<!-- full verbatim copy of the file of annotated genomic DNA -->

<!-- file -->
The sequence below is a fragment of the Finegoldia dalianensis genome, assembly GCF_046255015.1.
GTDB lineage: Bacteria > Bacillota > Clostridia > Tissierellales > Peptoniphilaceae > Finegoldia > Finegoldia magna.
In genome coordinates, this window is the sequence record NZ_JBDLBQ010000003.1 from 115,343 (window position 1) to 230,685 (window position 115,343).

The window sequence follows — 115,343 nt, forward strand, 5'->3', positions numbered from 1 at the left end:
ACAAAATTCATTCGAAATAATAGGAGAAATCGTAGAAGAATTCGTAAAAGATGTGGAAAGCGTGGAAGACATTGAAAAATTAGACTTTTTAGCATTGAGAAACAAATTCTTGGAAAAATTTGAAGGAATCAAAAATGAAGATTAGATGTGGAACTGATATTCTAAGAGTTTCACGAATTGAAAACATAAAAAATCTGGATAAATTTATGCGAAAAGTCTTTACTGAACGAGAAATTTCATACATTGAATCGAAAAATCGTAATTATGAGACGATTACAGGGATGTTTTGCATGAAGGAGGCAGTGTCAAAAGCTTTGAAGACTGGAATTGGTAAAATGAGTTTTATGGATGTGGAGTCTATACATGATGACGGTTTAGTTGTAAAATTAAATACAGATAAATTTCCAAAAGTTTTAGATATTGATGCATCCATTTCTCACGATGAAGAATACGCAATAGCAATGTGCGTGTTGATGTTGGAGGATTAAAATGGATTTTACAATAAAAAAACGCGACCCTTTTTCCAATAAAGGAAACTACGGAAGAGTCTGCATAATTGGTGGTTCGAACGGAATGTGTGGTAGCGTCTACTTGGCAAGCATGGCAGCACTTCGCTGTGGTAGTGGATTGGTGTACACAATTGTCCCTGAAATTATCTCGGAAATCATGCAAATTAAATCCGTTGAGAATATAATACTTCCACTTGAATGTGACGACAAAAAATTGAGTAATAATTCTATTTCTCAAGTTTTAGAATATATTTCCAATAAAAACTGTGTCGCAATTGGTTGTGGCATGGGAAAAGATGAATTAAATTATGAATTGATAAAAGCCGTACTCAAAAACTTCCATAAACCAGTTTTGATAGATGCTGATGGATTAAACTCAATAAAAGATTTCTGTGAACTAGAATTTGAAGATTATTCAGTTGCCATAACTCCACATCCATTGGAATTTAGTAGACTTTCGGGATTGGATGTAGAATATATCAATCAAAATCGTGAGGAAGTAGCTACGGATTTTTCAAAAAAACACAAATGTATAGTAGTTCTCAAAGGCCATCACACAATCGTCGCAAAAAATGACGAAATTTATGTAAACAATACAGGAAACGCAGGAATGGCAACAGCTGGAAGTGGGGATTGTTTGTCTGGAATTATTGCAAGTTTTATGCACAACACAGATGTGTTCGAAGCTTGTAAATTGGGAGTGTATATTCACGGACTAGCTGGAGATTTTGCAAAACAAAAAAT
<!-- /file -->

The sequence below is a fragment of the Finegoldia dalianensis genome, assembly GCF_046255015.1.
GTDB lineage: Bacteria > Bacillota > Clostridia > Tissierellales > Peptoniphilaceae > Finegoldia > Finegoldia magna.
In genome coordinates, this window is the sequence record NZ_JBDLBQ010000003.1 from 115,343 (window position 1) to 230,685 (window position 115,343).

The window sequence follows — 115,343 nt, forward strand, 5'->3', positions numbered from 1 at the left end:
ACAAAATTCATTCGAAATAATAGGAGAAATCGTAGAAGAATTCGTAAAAGATGTGGAAAGCGTGGAAGACATTGAAAAATTAGACTTTTTAGCATTGAGAAACAAATTCTTGGAAAAATTTGAAGGAATCAAAAATGAAGATTAGATGTGGAACTGATATTCTAAGAGTTTCACGAATTGAAAACATAAAAAATCTGGATAAATTTATGCGAAAAGTCTTTACTGAACGAGAAATTTCATACATTGAATCGAAAAATCGTAATTATGAGACGATTACAGGGATGTTTTGCATGAAGGAGGCAGTGTCAAAAGCTTTGAAGACTGGAATTGGTAAAATGAGTTTTATGGATGTGGAGTCTATACATGATGACGGTTTAGTTGTAAAATTAAATACAGATAAATTTCCAAAAGTTTTAGATATTGATGCATCCATTTCTCACGATGAAGAATACGCAATAGCAATGTGCGTGTTGATGTTGGAGGATTAAAATGGATTTTACAATAAAAAAACGCGACCCTTTTTCCAATAAAGGAAACTACGGAAGAGTCTGCATAATTGGTGGTTCGAACGGAATGTGTGGTAGCGTCTACTTGGCAAGCATGGCAGCACTTCGCTGTGGTAGTGGATTGGTGTACACAATTGTCCCTGAAATTATCTCGGAAATCATGCAAATTAAATCCGTTGAGAATATAATACTTCCACTTGAATGTGACGACAAAAAATTGAGTAATAATTCTATTTCTCAAGTTTTAGAATATATTTCCAATAAAAACTGTGTCGCAATTGGTTGTGGCATGGGAAAAGATGAATTAAATTATGAATTGATAAAAGCCGTACTCAAAAACTTCCATAAACCAGTTTTGATAGATGCTGATGGATTAAACTCAATAAAAGATTTCTGTGAACTAGAATTTGAAGATTATTCAGTTGCCATAACTCCACATCCATTGGAATTTAGTAGACTTTCGGGATTGGATGTAGAATATATCAATCAAAATCGTGAGGAAGTAGCTACGGATTTTTCAAAAAAACACAAATGTATAGTAGTTCTCAAAGGCCATCACACAATCGTCGCAAAAAATGACGAAATTTATGTAAACAATACAGGAAACGCAGGAATGGCAACAGCTGGAAGTGGGGATTGTTTGTCTGGAATTATTGCAAGTTTTATGCACAACACAGATGTGTTCGAAGCTTGTAAATTGGGAGTGTATATTCACGGACTAGCTGGAGATTTTGCAAAACAAAAAAT